We really need your tin foil hat helping us understand this better.
My question is this--
If a person that is chronically ill (lyme's)has both high levels of nitric oxide..and high levels of ammonia...
and the process of breaking down ammonia into urea is with an ornithine enyzme...but ornithine is a nitric oxide producer...should a person with both high ammonia AND high nitric oxide use ornithine (further increasing nitric oxide productions?) Don't mean to get you confused with my confusing question :(
I know high levels of ammonia are an indication of liver and kidneys not being able to process ammonia out, and can lead to a serious condition (including coma and death). Many things can be the cause of ammonia (including Lyme's), this one says intensive exercise..
>>>>Ammonia itself is a by-product of intensive exercise, and without the urea cycle the body would rapidly become polluted. It is a very toxic product, and causes the death of thousands of people each year. This is generally in people who suffer liver and kidney disease, and the ammonia can not be broken down and excreted.
Your brain cells are particularly sensitive to ammonia, and as levels increase the effect progressively ranges from drowsiness thru tremors to coma and eventual death. Any condition, therefore, that reduces the body's capability of metabolizing ammonia is potentially very serious, and any supplement that can help prevent this is valuable.>>>>
David Jernigan says:
>>>>The Bb in joints and musculoskeletal tissues may be creating symptoms due to the conversion of NH3 to nitric oxide (NO), which is well documented as causing multiple pathological processes, including sepsis, hyperactive inflammatory processes, and joint pain. Direct resonance testing has revealed that the liver and heart are often testing positive to accumulations of NH3, which is not being converted into urea or nitric oxide.>>>>>
Nitric oxide is not a bad thing, normally, but from what I'm understanding, the immune system causes increased nitric oxide against different pathogens. I was just reading where people that have malaria, have also been found to have high nitric oxide levels too.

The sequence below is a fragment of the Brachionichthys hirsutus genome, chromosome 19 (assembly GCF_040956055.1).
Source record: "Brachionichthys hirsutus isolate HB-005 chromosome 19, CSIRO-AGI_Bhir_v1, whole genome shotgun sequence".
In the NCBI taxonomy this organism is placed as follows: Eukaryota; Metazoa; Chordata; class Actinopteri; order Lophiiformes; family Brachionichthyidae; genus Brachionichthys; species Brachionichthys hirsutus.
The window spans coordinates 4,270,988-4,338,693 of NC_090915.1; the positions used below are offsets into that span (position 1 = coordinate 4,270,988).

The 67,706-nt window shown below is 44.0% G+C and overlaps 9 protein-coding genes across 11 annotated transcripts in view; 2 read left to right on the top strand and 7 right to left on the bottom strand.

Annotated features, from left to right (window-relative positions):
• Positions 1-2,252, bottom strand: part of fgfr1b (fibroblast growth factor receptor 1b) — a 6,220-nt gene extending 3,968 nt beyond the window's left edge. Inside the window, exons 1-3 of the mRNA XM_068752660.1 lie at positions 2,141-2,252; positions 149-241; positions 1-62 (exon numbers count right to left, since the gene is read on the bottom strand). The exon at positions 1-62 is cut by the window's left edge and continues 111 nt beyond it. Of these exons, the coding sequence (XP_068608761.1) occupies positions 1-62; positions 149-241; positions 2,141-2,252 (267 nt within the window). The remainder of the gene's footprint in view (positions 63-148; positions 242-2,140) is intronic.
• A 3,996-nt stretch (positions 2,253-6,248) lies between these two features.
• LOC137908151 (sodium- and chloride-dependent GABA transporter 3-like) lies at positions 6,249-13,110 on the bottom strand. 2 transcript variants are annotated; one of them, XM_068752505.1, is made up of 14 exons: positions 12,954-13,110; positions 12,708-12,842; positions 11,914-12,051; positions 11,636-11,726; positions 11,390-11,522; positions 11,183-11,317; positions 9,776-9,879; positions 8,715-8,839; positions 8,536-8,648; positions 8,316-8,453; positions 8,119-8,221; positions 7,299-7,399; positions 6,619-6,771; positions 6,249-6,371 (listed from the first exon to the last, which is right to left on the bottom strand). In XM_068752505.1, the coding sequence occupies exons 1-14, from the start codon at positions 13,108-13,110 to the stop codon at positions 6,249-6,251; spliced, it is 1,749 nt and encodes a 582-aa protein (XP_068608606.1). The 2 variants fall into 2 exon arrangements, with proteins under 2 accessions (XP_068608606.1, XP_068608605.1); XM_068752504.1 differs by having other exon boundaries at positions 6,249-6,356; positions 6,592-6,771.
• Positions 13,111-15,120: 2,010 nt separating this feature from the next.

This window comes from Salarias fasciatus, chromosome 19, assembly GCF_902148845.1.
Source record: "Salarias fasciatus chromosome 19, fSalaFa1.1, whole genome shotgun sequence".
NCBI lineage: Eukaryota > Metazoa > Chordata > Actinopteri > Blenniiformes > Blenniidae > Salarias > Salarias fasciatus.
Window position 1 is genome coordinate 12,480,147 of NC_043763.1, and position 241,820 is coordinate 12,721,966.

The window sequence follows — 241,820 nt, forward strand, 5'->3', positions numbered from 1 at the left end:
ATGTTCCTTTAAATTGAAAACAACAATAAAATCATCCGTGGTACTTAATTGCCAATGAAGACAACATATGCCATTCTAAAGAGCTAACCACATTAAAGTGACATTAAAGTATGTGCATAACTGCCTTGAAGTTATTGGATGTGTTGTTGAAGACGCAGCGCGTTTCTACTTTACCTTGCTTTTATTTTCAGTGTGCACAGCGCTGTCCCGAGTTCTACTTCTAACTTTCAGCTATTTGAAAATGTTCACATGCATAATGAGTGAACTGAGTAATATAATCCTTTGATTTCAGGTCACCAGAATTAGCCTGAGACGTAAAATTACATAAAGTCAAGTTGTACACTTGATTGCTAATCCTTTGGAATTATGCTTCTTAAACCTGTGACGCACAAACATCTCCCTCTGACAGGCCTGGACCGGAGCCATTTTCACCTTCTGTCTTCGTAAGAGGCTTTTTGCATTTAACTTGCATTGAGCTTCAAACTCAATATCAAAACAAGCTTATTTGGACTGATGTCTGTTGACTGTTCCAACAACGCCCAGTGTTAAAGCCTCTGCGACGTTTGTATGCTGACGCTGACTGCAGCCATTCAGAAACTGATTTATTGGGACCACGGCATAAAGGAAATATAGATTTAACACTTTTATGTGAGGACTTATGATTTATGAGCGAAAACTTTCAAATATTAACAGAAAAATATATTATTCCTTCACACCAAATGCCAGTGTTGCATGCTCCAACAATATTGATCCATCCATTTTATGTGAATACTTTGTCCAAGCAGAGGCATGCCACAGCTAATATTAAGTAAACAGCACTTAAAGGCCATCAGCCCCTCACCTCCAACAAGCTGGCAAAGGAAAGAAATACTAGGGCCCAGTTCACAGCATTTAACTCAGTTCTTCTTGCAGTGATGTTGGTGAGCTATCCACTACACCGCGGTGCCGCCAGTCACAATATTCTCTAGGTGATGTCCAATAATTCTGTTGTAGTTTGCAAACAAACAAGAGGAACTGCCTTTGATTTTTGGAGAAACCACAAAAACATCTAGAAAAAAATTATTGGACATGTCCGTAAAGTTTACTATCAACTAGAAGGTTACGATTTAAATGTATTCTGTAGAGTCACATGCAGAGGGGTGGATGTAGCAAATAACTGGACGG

>>>Macrophages, certain cells of the immune system, produce nitric oxide in order to kill invading bacteria. In this case, the nitric oxide synthase is inducible NOS.
Under certain conditions, this can backfire: Fulminant infection (sepsis) causes excess production of nitric oxide by macrophages, leading to vasodilatation (widening of blood vessels), probably one of the main causes of hypotension (low blood pressure) in sepsis. The inducible isoform of nitric oxide synthase is expressed and produces cytotoxic levels of nitric oxide.>>>>
This guy is saying the same thing, that common pathogens/toxins are found in CFS, Fibromyalgia, and one thing that is found in them both, is elevated levels of Nitric Oxide.
>>>We have, here, 17 diverse stressors implicated in initiating these illnesses, leading one to ask, how they may do so? What I have argued, in my book (1) and elsewhere (2-10), is that each of these can act to increase nitric oxide levels. Each is reported to increase the levels of nitric oxide, or in three cases where that has not been studied, to stimulate a process which is itself known to increase nitric oxide. This is a striking common response and leads to the question about how nitric oxide increases might lead to chronic illness? My answer to that question is that nitric oxide, acting primarily through its oxidant product peroxynitrite, initiates a biochemical vicious cycle that is responsible, in turn, for the chronic illness. We have, then, an initial cause of illness (short-term stressor or stressors) acting to start this vicious cycle, with the cycle responsible for causing the chronic phase of illness. We are now calling the cycle the NO/ONOO- cycle after the structures of nitric oxide (NO) and peroxynitrite (ONOO-) but pronounced no, oh no! The cycle mechanism is outlined in Figure 1:>>>
Table 1. Illness: Stressors Implicated in Initiation of Illness
Chronic fatigue syndrome
Viral infection, bacterial infection, organophosphorus pesticide exposure, carbon monoxide exposure, ciguatoxin poisoning, physical trauma, severe psychological stress, toxoplasmosis (protozoan) infection, ionizing radiation exposure
Multiple chemical sensitivity
Volatile organic solvent exposure, organophosphorus/carbamate pesticide exposure, organochlorine pesticide exposure, pyrethroid exposure, mercury exposure, carbon monoxide exposure, hydrogen sulfide exposure
Physical trauma (particularly head and neck trauma), viral infection, bacterial infection, severe psychological stress, pre-existing autoimmune disease
Post-traumatic stress disorder
Severe psychological stress, physical (head) trauma